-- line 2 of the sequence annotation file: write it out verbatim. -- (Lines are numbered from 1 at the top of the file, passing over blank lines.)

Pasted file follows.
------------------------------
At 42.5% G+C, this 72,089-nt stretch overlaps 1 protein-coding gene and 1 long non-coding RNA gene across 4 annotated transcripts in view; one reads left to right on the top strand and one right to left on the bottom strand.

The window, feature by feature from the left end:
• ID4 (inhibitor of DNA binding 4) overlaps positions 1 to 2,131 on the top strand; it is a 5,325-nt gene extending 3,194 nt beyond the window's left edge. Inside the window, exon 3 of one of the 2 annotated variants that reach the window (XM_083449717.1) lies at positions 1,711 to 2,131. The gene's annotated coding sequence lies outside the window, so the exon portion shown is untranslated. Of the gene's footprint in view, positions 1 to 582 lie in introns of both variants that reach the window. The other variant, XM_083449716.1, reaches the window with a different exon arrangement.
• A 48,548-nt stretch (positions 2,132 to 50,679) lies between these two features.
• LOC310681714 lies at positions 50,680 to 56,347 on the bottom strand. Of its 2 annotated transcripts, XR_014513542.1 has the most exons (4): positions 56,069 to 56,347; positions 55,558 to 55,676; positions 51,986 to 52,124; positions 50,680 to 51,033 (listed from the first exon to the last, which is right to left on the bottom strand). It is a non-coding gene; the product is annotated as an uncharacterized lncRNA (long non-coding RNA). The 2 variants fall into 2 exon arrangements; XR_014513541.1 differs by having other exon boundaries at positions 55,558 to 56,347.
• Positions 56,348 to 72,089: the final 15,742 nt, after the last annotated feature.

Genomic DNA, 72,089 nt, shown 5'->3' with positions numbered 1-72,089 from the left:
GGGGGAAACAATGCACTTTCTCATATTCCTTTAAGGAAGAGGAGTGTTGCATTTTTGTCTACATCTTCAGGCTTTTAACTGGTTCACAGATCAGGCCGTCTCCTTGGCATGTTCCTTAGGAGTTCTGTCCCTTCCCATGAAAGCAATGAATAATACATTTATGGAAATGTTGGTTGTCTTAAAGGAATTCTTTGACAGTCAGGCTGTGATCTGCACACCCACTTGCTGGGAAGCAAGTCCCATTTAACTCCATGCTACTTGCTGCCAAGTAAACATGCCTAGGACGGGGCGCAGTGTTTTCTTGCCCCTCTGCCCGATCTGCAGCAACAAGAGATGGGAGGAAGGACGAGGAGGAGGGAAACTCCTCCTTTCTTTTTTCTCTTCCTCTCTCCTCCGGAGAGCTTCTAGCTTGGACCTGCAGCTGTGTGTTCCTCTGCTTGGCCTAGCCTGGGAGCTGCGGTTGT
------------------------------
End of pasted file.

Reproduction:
The window, feature by feature from the left end: